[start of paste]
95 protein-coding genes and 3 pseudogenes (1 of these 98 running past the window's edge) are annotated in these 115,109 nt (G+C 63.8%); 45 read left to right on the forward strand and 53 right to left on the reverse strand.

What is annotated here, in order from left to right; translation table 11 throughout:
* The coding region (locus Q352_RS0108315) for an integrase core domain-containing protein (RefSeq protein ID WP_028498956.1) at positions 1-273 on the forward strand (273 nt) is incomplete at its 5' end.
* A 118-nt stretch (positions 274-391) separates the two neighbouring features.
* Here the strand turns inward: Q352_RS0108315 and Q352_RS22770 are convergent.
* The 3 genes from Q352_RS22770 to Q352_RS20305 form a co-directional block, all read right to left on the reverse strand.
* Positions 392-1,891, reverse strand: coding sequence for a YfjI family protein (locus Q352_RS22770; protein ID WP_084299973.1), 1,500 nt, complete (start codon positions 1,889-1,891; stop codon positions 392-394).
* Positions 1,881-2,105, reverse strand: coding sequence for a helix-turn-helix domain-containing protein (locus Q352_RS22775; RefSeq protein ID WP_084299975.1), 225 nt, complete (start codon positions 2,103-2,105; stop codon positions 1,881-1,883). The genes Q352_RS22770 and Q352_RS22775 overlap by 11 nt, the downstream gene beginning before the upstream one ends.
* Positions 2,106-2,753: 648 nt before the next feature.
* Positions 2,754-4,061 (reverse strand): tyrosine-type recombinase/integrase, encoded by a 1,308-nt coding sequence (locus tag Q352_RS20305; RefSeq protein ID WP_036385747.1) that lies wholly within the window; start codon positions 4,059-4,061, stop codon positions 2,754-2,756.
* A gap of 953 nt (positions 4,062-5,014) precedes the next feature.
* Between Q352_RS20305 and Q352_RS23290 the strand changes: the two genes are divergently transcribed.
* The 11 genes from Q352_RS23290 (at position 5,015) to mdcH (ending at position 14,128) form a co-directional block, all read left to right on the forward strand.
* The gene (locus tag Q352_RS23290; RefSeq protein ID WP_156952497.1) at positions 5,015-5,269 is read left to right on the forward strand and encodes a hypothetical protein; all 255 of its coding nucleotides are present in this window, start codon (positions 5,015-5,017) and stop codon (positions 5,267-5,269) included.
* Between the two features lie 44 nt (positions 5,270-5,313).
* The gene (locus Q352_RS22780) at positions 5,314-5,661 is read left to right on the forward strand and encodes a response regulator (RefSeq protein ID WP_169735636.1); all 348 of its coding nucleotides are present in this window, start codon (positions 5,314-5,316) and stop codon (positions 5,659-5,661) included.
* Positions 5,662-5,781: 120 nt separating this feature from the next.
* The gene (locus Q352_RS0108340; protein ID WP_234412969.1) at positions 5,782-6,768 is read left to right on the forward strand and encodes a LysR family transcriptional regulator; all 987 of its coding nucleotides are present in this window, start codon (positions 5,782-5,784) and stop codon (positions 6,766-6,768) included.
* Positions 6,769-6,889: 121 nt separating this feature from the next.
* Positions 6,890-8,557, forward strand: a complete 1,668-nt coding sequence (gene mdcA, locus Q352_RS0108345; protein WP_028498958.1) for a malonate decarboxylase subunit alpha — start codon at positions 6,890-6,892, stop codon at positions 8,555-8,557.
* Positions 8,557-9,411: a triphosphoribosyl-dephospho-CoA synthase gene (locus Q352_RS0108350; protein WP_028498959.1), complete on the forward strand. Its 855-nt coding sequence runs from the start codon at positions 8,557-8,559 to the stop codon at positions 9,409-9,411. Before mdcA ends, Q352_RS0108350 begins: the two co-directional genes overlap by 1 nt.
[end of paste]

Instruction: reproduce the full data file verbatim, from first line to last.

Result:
95 protein-coding genes and 3 pseudogenes (1 of these 98 running past the window's edge) are annotated in these 115,109 nt (G+C 63.8%); 45 read left to right on the forward strand and 53 right to left on the reverse strand.

What is annotated here, in order from left to right; translation table 11 throughout:
* The coding region (locus Q352_RS0108315) for an integrase core domain-containing protein (RefSeq protein ID WP_028498956.1) at positions 1-273 on the forward strand (273 nt) is incomplete at its 5' end.
* A 118-nt stretch (positions 274-391) separates the two neighbouring features.
* Here the strand turns inward: Q352_RS0108315 and Q352_RS22770 are convergent.
* The 3 genes from Q352_RS22770 to Q352_RS20305 form a co-directional block, all read right to left on the reverse strand.
* Positions 392-1,891, reverse strand: coding sequence for a YfjI family protein (locus Q352_RS22770; protein ID WP_084299973.1), 1,500 nt, complete (start codon positions 1,889-1,891; stop codon positions 392-394).
* Positions 1,881-2,105, reverse strand: coding sequence for a helix-turn-helix domain-containing protein (locus Q352_RS22775; RefSeq protein ID WP_084299975.1), 225 nt, complete (start codon positions 2,103-2,105; stop codon positions 1,881-1,883). The genes Q352_RS22770 and Q352_RS22775 overlap by 11 nt, the downstream gene beginning before the upstream one ends.
* Positions 2,106-2,753: 648 nt before the next feature.
* Positions 2,754-4,061 (reverse strand): tyrosine-type recombinase/integrase, encoded by a 1,308-nt coding sequence (locus tag Q352_RS20305; RefSeq protein ID WP_036385747.1) that lies wholly within the window; start codon positions 4,059-4,061, stop codon positions 2,754-2,756.
* A gap of 953 nt (positions 4,062-5,014) precedes the next feature.
* Between Q352_RS20305 and Q352_RS23290 the strand changes: the two genes are divergently transcribed.
* The 11 genes from Q352_RS23290 (at position 5,015) to mdcH (ending at position 14,128) form a co-directional block, all read left to right on the forward strand.
* The gene (locus tag Q352_RS23290; RefSeq protein ID WP_156952497.1) at positions 5,015-5,269 is read left to right on the forward strand and encodes a hypothetical protein; all 255 of its coding nucleotides are present in this window, start codon (positions 5,015-5,017) and stop codon (positions 5,267-5,269) included.
* Between the two features lie 44 nt (positions 5,270-5,313).
* The gene (locus Q352_RS22780) at positions 5,314-5,661 is read left to right on the forward strand and encodes a response regulator (RefSeq protein ID WP_169735636.1); all 348 of its coding nucleotides are present in this window, start codon (positions 5,314-5,316) and stop codon (positions 5,659-5,661) included.
* Positions 5,662-5,781: 120 nt separating this feature from the next.
* The gene (locus Q352_RS0108340; protein ID WP_234412969.1) at positions 5,782-6,768 is read left to right on the forward strand and encodes a LysR family transcriptional regulator; all 987 of its coding nucleotides are present in this window, start codon (positions 5,782-5,784) and stop codon (positions 6,766-6,768) included.
* Positions 6,769-6,889: 121 nt separating this feature from the next.
* Positions 6,890-8,557, forward strand: a complete 1,668-nt coding sequence (gene mdcA, locus Q352_RS0108345; protein WP_028498958.1) for a malonate decarboxylase subunit alpha — start codon at positions 6,890-6,892, stop codon at positions 8,555-8,557.
* Positions 8,557-9,411: a triphosphoribosyl-dephospho-CoA synthase gene (locus Q352_RS0108350; protein WP_028498959.1), complete on the forward strand. Its 855-nt coding sequence runs from the start codon at positions 8,557-8,559 to the stop codon at positions 9,409-9,411. Before mdcA ends, Q352_RS0108350 begins: the two co-directional genes overlap by 1 nt.